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President Obama delivered a statement following today's White House meeting with BP executives, where the company agreed to establish a $20 billion escrow fund to help pay for spill claims, and he offered some details about the fund and how it will work.

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Rep. Steve King (R-IA) is standing by his comments that President Obama has a "default mechanism" that "favors the black person" in a dispute -- and says that Americans need to talk about this.

"I have no regrets about what I said. I stand by what I said because what I said is accurate. It's factual," King told Radio Iowa on Tuesday. "I think the president should answer and Attorney General Holder should answer for the Justice Department being used in the way it is, but what I said was accurate and it was objective."

"You have the professional hyperventilators out there who have the radar screen up all the time, trying to find something that they can twist or embellish. That's what's going on," King added. "I don't want anybody to think that Steve King loses a minute's sleep over this."

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It hasn't gotten much attention nationally, but on Monday a man and a woman in their 20s showed up at an entrance to one of the most important military bases in the country with a car full of guns and fraudulent military ID.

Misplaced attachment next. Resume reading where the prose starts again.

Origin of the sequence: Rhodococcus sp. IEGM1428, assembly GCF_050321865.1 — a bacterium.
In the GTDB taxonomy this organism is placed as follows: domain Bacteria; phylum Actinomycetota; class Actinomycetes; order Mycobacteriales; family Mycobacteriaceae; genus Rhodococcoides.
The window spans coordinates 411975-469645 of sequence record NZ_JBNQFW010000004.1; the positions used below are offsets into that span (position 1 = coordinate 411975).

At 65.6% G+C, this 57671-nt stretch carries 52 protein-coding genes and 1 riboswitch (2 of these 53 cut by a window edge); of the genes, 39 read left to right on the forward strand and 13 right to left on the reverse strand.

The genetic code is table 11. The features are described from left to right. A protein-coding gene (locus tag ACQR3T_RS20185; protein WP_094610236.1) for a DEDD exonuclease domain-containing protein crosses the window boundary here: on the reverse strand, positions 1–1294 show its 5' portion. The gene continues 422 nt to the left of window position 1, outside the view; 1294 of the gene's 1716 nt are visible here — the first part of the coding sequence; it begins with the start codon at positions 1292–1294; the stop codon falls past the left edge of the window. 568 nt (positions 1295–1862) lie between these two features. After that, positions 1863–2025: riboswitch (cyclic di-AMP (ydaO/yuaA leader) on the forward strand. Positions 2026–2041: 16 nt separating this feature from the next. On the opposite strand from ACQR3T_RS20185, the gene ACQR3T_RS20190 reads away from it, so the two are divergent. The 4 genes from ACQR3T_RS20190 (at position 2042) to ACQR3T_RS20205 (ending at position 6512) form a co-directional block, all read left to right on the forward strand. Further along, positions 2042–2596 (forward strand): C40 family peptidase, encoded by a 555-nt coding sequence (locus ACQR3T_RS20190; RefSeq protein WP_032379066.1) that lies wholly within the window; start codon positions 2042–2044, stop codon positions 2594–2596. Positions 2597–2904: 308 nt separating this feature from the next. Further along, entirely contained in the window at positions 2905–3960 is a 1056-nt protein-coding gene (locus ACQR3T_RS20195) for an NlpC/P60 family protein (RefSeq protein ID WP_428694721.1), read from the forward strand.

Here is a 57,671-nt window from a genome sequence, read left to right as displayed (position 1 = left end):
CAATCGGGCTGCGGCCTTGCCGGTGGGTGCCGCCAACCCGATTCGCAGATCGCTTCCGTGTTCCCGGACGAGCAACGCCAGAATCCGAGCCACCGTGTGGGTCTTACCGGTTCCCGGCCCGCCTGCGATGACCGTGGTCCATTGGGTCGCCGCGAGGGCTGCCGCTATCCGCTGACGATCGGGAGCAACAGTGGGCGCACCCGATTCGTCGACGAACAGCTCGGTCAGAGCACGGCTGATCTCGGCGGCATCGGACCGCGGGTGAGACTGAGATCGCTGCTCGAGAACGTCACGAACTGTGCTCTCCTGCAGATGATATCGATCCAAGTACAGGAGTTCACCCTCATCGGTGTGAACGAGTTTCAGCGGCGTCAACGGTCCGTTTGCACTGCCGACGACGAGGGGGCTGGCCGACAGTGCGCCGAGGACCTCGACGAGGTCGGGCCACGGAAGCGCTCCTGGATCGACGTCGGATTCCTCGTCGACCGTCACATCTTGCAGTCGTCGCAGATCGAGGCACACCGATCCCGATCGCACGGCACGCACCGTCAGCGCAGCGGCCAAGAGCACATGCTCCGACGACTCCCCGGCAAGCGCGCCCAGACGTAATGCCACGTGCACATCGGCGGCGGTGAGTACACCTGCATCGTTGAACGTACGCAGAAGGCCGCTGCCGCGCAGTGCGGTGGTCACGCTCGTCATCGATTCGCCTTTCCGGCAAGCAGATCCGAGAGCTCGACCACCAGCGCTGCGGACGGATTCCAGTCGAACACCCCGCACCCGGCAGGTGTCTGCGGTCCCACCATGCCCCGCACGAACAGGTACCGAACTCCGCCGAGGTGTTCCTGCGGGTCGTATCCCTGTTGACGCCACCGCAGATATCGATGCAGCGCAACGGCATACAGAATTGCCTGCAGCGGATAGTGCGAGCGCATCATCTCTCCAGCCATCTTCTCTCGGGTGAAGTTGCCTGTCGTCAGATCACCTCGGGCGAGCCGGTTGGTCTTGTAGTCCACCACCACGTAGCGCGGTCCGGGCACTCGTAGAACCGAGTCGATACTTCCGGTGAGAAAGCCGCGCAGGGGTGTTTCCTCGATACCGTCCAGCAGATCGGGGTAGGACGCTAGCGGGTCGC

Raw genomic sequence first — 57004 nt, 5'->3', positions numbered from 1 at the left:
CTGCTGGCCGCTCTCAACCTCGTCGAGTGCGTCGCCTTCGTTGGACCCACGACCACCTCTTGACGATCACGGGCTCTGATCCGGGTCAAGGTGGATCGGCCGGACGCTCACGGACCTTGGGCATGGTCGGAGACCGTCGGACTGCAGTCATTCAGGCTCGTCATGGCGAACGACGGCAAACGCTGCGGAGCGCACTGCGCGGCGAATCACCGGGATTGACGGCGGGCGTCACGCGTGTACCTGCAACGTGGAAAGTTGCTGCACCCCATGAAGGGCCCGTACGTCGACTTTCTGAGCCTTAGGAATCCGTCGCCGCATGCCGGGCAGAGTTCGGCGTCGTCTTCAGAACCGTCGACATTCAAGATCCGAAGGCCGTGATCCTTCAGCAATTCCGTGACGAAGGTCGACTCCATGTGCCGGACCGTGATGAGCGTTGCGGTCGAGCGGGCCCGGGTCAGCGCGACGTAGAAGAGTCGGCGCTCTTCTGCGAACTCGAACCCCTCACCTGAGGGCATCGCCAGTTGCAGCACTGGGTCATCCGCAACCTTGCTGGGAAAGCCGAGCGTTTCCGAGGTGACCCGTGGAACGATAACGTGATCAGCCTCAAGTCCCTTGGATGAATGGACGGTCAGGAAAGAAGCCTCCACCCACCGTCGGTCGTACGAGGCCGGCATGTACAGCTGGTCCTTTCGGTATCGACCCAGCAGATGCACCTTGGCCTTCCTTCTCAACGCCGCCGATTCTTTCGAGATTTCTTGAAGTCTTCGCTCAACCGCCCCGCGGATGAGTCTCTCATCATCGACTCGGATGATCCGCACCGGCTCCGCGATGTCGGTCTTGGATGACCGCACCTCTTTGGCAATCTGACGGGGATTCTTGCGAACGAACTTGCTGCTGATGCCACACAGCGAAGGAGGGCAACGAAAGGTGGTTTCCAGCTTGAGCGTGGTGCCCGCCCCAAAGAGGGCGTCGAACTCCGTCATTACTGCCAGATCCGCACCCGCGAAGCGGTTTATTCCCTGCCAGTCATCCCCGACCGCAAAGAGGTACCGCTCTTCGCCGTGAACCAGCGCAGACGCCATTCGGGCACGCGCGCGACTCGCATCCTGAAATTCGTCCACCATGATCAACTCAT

The pair was promptly arrested at a gate of Florida's MacDill Air Force Base -- which is home to U.S. Central Command, among other important units. But what they were intending to do is still not publicly known. Here's a look at what we do know:

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Former House Majority Leader Dick Armey told reporters today that Senate candidate Rand Paul is an "amateur" who made two big mistakes -- appearing on Rachel Maddow's show and declaring himself as a leader of the tea party movement.

"Rand Paul made an amateur, freshman, rookie mistake -- he thought MSNBC was a legitimate news organization," Armey said at a lunch today hosted by the Christian Science Monitor. "These are not professional people. ... Bless his heart, he walked right into a buzzsaw."

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The House Office of Congressional Ethics investigation into eight lawmakers is focusing on fundraisers held in the two days before the final vote on financial reform legislation, according to news reports.

According to The Hill, the OCE is specifically looking into a fundraiser held for Rep. Mel Watt (D-NC) two days before he pulled an amendment that could have hurt certain auto dealers.